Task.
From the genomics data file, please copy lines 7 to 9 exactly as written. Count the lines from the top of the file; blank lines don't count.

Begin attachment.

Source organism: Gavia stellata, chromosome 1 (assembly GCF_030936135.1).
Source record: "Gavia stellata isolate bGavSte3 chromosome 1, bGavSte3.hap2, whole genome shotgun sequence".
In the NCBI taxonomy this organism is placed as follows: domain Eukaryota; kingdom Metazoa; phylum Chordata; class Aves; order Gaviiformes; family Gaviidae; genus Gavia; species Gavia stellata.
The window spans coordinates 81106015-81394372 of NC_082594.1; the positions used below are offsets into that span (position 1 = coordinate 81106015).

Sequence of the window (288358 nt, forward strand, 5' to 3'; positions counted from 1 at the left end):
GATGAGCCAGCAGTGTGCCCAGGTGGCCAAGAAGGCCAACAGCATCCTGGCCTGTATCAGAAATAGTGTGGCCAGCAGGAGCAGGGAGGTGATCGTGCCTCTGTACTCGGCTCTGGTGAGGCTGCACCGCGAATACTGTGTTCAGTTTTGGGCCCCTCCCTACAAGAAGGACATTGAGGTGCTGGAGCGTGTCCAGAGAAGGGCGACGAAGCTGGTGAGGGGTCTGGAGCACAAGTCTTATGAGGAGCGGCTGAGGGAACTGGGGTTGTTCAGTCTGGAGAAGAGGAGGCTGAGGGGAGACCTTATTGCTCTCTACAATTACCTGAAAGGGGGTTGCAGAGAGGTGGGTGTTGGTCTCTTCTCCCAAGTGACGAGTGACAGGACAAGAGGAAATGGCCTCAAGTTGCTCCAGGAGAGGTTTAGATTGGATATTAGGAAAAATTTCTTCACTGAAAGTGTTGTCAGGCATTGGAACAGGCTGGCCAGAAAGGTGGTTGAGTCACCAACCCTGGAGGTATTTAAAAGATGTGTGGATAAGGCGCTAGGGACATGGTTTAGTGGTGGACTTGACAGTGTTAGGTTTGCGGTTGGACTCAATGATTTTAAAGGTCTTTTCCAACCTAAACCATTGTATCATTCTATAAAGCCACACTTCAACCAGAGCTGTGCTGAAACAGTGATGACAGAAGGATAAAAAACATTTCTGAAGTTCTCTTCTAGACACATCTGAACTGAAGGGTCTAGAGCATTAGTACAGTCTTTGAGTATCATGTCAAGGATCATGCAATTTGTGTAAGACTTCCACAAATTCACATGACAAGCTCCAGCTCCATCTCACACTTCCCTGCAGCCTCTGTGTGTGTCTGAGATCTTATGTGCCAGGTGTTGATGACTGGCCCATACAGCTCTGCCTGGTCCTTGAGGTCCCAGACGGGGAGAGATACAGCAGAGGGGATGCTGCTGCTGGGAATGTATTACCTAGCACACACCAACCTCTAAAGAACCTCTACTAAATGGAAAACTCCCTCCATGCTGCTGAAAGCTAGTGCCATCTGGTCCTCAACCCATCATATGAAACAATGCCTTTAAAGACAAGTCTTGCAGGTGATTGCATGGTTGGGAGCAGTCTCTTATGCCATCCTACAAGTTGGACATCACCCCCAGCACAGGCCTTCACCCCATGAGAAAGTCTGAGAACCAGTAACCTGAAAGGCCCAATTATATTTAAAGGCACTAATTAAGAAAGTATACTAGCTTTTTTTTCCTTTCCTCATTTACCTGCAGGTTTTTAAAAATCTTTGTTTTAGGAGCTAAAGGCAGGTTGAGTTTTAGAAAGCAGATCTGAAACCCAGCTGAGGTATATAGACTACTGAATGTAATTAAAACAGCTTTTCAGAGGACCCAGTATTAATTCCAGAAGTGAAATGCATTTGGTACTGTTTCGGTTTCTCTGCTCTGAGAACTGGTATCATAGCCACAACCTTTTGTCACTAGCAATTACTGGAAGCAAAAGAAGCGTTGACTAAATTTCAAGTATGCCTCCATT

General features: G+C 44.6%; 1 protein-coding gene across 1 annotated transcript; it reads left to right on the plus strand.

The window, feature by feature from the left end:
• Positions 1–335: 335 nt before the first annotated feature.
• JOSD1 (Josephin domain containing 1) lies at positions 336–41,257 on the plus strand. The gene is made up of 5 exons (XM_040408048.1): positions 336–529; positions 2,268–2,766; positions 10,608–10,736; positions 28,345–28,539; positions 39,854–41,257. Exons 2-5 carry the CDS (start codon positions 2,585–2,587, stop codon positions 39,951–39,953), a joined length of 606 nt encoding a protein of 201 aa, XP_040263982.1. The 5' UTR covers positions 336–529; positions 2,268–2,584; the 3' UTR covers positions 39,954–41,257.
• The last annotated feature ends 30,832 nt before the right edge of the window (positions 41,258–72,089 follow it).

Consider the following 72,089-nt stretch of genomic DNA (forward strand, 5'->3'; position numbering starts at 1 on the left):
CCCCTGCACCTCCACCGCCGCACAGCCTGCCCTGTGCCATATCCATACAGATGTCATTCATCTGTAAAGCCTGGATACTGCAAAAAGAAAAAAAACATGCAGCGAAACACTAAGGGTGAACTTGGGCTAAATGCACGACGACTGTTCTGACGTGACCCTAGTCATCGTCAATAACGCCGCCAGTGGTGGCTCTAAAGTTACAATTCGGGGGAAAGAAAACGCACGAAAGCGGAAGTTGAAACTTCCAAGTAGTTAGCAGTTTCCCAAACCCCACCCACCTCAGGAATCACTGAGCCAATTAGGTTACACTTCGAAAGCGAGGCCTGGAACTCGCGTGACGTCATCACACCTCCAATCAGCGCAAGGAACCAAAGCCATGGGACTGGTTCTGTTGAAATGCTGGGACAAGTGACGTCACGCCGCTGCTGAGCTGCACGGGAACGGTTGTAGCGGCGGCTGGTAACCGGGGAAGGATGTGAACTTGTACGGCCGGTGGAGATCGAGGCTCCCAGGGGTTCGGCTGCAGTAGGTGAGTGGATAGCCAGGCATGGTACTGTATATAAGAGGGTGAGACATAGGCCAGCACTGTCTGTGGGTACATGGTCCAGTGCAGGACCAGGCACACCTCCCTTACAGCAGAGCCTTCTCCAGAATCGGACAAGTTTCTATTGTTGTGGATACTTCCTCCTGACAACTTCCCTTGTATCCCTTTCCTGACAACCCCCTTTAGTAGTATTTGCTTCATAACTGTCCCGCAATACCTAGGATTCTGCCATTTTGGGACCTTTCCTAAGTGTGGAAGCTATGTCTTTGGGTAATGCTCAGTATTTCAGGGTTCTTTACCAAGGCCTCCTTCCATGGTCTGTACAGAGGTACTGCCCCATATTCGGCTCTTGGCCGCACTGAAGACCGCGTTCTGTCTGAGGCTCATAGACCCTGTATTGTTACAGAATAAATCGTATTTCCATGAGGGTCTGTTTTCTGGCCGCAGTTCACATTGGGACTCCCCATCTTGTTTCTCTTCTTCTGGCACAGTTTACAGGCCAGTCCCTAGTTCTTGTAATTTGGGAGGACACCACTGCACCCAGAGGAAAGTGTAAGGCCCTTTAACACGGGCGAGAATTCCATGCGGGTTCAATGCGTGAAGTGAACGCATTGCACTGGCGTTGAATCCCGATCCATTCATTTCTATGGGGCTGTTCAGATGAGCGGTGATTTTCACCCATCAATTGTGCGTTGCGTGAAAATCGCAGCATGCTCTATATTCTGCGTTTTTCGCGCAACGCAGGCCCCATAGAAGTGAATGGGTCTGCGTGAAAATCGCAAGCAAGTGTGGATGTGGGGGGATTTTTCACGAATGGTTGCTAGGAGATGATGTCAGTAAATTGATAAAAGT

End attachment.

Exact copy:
General features: G+C 44.6%; 1 protein-coding gene across 1 annotated transcript; it reads left to right on the plus strand.

The window, feature by feature from the left end:
• Positions 1–335: 335 nt before the first annotated feature.